New hope for SGR repeal
Lowered cost estimate could finally motivate a fix
Momentum is building among House leaders to draft and introduce legislation this year that would repeal Medicare’s troublesome sustainable growth-rate formula used to pay physicians, but upcoming budget battles could thwart those efforts.
Industry leaders were surprised on Feb. 5 when the nonpartisan Congressional Budget Office estimated that the new cost to repeal the SGR and freeze physician payments for the next 10 years is $138 billion, a more than 40% drop from its August 2012 prediction of $245 billion. Testifying before the House Energy and Commerce Health Subcommittee hearing Feb. 14, Glenn Hackbarth, chairman of the Medicare Payment Advisory Commission, attributed the lower score to a currently low period of growth in utilization of services. “SGR is on sale now,” Hackbarth said. “But the sale may not last forever.”
In the same week that the CBO released its score, House Energy and Commerce Committee Chairman Fred Upton (R-Mich.) and House Ways and Means Committee Chairman Dave Camp (R-Mich.) together released a framework that calls for repealing the SGR and replacing fee-for-service payments with a system that reimburses physicians in a way that rewards quality and efficiency. According to the committee, industry stakeholders have until Feb. 25 to comment on the proposal.
Dr. Jeffrey Lazarus, president of the American Medical Association, told Modern Healthcare that he’s encouraged not only because of the CBO’s recent projection to fix the SGR, but also because activity surrounding the issue is happening so early in the year. “We had Chair- man Upton tell us he was hopeful he’d have a bipartisan bill before August,” Lazarus said. The AMA concluded its annual advocacy conference in Washington on Feb. 13, where Upton served as a speaker.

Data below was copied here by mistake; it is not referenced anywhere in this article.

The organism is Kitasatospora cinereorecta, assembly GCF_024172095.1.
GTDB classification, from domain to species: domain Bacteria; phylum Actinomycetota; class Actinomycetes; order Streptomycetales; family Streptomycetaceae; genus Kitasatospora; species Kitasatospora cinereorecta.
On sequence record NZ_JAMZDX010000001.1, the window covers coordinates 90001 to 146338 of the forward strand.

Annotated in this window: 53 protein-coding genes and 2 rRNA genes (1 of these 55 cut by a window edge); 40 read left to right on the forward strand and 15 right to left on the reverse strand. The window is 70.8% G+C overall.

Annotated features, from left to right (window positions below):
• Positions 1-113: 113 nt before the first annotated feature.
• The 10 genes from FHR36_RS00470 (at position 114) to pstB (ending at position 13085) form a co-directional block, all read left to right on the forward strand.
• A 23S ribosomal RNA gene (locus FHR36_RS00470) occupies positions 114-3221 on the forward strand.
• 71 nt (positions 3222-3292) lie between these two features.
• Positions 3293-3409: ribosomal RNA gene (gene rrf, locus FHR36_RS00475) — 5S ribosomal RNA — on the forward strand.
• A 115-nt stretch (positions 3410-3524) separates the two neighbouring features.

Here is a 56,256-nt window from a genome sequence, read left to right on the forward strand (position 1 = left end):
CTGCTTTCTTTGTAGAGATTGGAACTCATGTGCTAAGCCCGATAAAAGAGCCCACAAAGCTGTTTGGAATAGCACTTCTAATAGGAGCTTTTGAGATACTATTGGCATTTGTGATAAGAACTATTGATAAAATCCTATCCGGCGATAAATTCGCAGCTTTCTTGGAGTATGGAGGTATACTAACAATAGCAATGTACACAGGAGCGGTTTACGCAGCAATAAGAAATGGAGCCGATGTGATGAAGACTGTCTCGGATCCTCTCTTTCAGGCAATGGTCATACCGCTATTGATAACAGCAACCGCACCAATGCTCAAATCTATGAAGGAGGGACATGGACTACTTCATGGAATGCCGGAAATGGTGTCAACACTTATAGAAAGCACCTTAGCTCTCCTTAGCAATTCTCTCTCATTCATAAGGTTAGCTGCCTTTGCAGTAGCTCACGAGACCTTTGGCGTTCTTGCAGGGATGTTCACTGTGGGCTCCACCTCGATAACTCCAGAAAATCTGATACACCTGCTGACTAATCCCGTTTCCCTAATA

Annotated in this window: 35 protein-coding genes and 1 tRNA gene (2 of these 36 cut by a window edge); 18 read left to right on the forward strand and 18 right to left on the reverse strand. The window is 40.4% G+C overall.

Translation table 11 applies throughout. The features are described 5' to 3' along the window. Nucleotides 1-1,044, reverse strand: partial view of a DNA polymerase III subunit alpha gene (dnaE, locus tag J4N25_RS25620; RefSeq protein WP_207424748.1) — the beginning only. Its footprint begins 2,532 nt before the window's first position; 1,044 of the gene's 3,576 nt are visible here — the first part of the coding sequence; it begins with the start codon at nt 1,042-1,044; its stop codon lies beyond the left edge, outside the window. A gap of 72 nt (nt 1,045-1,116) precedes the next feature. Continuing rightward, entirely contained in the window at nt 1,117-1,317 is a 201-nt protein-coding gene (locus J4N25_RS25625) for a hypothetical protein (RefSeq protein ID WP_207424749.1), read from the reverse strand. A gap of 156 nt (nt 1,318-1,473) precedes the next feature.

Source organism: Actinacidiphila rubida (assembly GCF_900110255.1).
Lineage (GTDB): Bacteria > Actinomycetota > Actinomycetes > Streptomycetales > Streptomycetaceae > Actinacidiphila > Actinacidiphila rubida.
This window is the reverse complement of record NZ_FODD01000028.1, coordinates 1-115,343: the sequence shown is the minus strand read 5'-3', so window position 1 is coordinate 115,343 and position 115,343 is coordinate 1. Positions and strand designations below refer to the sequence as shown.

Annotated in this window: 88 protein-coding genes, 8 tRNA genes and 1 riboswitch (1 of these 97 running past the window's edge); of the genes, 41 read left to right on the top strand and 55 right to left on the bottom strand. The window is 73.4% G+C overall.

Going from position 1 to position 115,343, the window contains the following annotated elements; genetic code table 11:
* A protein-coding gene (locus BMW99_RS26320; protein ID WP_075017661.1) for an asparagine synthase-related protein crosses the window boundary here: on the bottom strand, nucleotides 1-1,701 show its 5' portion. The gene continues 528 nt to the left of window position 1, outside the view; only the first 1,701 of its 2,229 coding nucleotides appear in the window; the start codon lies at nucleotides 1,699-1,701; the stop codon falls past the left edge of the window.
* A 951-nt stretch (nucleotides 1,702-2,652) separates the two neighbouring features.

Dan Boston, executive vice president and principal at consulting firm Health Policy Source, said House lawmakers on both committees could produce a joint legislative proposal by late March with a bill ready for a vote by the August recess. “As much as there can be an alignment of stars on this issue for them, this is it,” Boston said, referring to both chambers of Congress.
But Anders Gilberg, senior vice president at the MGMA, said that while the new CBO estimate created an impetus for Congress to act, that projection comes at a time when lawmakers are ready to dive into a series of budget battles. He said how lawmakers work together to address upcoming automatic spending cuts—known as sequestration—will serve as a good indicator on whether they can collaborate on fixing the SGR.
“If they can’t come together on the sequestration issue,” Gilberg said, “it doesn’t bode well for them to do anything on SGR, regardless of the price.”